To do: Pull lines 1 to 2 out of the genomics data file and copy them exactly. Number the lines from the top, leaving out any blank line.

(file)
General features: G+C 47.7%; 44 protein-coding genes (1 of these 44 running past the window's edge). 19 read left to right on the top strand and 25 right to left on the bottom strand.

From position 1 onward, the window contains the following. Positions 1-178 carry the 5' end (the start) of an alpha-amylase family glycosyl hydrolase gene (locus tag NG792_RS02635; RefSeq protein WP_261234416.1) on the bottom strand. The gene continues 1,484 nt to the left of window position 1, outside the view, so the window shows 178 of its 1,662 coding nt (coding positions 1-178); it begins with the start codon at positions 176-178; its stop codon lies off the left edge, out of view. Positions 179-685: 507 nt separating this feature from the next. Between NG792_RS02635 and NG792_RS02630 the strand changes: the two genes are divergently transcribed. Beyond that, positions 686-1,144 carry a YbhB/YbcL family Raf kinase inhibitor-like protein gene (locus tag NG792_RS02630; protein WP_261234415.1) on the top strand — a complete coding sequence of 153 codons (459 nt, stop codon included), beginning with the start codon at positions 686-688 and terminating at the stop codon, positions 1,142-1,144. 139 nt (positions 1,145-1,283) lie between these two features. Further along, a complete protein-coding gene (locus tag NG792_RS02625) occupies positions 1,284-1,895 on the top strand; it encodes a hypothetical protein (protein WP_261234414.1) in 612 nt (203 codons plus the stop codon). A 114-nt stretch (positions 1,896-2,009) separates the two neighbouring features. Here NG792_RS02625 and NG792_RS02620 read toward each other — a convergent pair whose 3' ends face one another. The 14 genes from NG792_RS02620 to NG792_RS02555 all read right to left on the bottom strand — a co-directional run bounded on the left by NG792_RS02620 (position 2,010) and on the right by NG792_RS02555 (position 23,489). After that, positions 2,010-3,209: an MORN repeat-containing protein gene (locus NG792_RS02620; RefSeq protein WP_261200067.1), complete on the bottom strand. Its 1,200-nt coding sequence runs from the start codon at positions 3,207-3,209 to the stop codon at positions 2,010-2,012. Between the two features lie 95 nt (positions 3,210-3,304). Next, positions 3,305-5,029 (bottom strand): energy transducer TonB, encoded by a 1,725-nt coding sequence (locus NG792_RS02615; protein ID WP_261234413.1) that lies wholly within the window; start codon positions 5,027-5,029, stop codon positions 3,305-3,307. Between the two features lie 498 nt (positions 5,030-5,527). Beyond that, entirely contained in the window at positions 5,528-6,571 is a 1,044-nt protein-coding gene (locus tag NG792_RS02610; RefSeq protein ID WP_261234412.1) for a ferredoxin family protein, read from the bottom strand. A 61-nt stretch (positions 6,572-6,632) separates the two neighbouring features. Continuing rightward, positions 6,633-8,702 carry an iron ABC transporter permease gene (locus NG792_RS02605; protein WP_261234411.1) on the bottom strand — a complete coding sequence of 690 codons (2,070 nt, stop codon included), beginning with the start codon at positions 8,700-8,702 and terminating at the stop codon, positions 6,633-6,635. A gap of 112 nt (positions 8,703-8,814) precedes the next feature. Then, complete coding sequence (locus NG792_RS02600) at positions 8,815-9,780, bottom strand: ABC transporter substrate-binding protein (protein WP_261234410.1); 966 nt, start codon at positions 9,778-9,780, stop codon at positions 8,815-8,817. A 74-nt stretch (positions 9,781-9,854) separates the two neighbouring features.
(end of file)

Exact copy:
General features: G+C 47.7%; 44 protein-coding genes (1 of these 44 running past the window's edge). 19 read left to right on the top strand and 25 right to left on the bottom strand.

From position 1 onward, the window contains the following. Positions 1-178 carry the 5' end (the start) of an alpha-amylase family glycosyl hydrolase gene (locus tag NG792_RS02635; RefSeq protein WP_261234416.1) on the bottom strand. The gene continues 1,484 nt to the left of window position 1, outside the view, so the window shows 178 of its 1,662 coding nt (coding positions 1-178); it begins with the start codon at positions 176-178; its stop codon lies off the left edge, out of view. Positions 179-685: 507 nt separating this feature from the next. Between NG792_RS02635 and NG792_RS02630 the strand changes: the two genes are divergently transcribed. Beyond that, positions 686-1,144 carry a YbhB/YbcL family Raf kinase inhibitor-like protein gene (locus tag NG792_RS02630; protein WP_261234415.1) on the top strand — a complete coding sequence of 153 codons (459 nt, stop codon included), beginning with the start codon at positions 686-688 and terminating at the stop codon, positions 1,142-1,144. 139 nt (positions 1,145-1,283) lie between these two features. Further along, a complete protein-coding gene (locus tag NG792_RS02625) occupies positions 1,284-1,895 on the top strand; it encodes a hypothetical protein (protein WP_261234414.1) in 612 nt (203 codons plus the stop codon). A 114-nt stretch (positions 1,896-2,009) separates the two neighbouring features. Here NG792_RS02625 and NG792_RS02620 read toward each other — a convergent pair whose 3' ends face one another. The 14 genes from NG792_RS02620 to NG792_RS02555 all read right to left on the bottom strand — a co-directional run bounded on the left by NG792_RS02620 (position 2,010) and on the right by NG792_RS02555 (position 23,489). After that, positions 2,010-3,209: an MORN repeat-containing protein gene (locus NG792_RS02620; RefSeq protein WP_261200067.1), complete on the bottom strand. Its 1,200-nt coding sequence runs from the start codon at positions 3,207-3,209 to the stop codon at positions 2,010-2,012. Between the two features lie 95 nt (positions 3,210-3,304). Next, positions 3,305-5,029 (bottom strand): energy transducer TonB, encoded by a 1,725-nt coding sequence (locus NG792_RS02615; protein ID WP_261234413.1) that lies wholly within the window; start codon positions 5,027-5,029, stop codon positions 3,305-3,307. Between the two features lie 498 nt (positions 5,030-5,527). Beyond that, entirely contained in the window at positions 5,528-6,571 is a 1,044-nt protein-coding gene (locus tag NG792_RS02610; RefSeq protein ID WP_261234412.1) for a ferredoxin family protein, read from the bottom strand. A 61-nt stretch (positions 6,572-6,632) separates the two neighbouring features. Continuing rightward, positions 6,633-8,702 carry an iron ABC transporter permease gene (locus NG792_RS02605; protein WP_261234411.1) on the bottom strand — a complete coding sequence of 690 codons (2,070 nt, stop codon included), beginning with the start codon at positions 8,700-8,702 and terminating at the stop codon, positions 6,633-6,635. A gap of 112 nt (positions 8,703-8,814) precedes the next feature. Then, complete coding sequence (locus NG792_RS02600) at positions 8,815-9,780, bottom strand: ABC transporter substrate-binding protein (protein WP_261234410.1); 966 nt, start codon at positions 9,778-9,780, stop codon at positions 8,815-8,817. A 74-nt stretch (positions 9,781-9,854) separates the two neighbouring features.